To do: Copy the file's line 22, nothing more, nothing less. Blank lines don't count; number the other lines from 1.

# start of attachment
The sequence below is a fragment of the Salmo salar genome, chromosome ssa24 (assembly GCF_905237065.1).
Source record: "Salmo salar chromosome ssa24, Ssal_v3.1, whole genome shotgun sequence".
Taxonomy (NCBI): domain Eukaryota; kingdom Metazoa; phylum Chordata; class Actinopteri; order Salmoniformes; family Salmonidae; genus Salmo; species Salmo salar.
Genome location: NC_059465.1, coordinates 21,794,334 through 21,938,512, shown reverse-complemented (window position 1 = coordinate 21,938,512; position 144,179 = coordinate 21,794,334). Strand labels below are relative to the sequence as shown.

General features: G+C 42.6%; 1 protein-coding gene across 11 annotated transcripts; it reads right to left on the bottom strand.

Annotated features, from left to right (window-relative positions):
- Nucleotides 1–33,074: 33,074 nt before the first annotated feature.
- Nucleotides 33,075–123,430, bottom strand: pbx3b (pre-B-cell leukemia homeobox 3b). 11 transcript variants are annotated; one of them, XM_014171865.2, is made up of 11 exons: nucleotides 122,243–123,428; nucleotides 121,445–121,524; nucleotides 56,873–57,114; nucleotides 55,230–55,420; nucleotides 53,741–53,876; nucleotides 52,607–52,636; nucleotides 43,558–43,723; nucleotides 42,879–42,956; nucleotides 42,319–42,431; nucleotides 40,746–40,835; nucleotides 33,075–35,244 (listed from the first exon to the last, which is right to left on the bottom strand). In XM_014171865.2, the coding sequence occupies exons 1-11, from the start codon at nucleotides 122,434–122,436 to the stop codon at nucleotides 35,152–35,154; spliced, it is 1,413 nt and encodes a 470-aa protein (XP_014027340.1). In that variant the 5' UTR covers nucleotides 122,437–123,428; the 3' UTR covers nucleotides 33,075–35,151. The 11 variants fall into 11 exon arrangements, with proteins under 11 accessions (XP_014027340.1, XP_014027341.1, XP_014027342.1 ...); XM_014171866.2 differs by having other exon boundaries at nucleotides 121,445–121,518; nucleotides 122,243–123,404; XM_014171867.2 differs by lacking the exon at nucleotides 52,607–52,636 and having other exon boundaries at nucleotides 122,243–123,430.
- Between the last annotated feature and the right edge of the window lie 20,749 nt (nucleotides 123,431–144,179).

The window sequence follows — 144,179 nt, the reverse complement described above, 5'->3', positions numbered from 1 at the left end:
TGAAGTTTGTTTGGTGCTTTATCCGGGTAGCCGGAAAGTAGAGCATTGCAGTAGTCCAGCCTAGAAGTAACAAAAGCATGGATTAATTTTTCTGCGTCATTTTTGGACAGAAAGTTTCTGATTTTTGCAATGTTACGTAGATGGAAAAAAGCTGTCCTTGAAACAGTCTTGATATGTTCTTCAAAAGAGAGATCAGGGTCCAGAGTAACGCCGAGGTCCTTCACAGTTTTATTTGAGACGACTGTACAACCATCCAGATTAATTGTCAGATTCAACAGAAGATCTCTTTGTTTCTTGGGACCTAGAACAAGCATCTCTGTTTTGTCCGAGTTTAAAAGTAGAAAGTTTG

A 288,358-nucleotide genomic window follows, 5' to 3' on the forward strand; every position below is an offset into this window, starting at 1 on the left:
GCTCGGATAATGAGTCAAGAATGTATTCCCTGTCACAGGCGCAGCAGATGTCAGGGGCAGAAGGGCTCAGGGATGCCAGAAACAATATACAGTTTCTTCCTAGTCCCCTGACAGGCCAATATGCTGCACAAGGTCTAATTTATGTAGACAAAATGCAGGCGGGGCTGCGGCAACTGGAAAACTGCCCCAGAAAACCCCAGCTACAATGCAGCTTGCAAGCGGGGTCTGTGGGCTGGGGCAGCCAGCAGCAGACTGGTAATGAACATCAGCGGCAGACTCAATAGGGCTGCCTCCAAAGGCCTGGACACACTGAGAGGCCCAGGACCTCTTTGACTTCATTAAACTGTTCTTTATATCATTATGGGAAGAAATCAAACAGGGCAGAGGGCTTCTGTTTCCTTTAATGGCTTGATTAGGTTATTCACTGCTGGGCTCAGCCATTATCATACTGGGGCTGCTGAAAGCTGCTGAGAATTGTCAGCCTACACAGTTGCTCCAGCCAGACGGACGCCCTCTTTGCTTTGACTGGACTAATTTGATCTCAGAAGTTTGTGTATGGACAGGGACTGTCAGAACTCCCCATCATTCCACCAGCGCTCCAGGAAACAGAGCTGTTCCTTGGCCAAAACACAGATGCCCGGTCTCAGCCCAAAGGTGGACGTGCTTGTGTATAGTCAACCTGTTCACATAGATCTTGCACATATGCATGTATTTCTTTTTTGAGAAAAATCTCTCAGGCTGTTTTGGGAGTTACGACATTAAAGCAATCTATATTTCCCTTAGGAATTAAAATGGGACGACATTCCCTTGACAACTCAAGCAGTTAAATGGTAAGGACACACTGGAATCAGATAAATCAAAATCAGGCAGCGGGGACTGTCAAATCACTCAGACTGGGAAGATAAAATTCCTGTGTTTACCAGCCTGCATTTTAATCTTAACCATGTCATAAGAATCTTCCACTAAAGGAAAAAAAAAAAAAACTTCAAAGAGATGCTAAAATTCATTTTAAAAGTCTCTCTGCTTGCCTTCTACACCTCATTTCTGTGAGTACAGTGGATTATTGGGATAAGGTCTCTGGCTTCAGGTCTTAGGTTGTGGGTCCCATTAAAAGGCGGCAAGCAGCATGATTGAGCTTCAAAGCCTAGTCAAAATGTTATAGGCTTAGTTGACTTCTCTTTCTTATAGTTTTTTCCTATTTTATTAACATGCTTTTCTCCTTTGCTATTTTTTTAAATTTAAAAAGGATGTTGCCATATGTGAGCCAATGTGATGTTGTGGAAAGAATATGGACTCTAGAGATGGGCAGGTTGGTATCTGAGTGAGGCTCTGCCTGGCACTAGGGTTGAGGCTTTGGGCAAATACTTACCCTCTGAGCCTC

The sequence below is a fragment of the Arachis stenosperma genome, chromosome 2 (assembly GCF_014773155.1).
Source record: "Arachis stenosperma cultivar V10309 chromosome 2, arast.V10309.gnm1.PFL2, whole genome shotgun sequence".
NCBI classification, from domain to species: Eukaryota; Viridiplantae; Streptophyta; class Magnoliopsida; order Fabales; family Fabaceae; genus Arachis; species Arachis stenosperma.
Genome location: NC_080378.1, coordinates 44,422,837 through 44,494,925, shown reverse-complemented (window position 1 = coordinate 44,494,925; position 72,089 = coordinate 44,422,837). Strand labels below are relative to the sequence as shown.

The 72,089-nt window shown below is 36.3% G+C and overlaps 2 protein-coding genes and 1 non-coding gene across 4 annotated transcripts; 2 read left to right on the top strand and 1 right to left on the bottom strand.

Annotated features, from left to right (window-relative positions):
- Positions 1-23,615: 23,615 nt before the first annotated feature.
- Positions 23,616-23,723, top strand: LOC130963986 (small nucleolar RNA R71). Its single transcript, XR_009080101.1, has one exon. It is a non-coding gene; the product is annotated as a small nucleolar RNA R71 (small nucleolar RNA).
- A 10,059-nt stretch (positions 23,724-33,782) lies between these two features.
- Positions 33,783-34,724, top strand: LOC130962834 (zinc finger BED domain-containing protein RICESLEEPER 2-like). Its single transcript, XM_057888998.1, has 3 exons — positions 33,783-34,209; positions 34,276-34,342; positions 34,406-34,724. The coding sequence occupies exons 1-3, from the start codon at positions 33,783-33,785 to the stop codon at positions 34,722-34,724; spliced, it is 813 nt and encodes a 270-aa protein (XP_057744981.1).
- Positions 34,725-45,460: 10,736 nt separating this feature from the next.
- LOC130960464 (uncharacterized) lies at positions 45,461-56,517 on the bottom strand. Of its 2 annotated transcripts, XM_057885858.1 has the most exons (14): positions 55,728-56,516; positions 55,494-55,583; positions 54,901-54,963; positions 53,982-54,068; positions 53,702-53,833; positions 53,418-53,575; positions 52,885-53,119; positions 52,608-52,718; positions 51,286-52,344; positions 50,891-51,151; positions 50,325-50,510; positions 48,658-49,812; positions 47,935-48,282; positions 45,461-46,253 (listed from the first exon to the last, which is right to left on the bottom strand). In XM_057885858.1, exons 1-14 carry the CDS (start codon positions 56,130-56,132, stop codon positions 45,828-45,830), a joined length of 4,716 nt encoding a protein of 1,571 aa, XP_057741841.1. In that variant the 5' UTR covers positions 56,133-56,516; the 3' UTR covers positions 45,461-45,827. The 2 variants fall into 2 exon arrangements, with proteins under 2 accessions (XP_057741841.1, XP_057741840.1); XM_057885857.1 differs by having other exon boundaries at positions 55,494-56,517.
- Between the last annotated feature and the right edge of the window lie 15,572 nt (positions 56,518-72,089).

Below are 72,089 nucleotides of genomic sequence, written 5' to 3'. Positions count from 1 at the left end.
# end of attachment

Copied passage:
- A 10,059-nt stretch (positions 23,724-33,782) lies between these two features.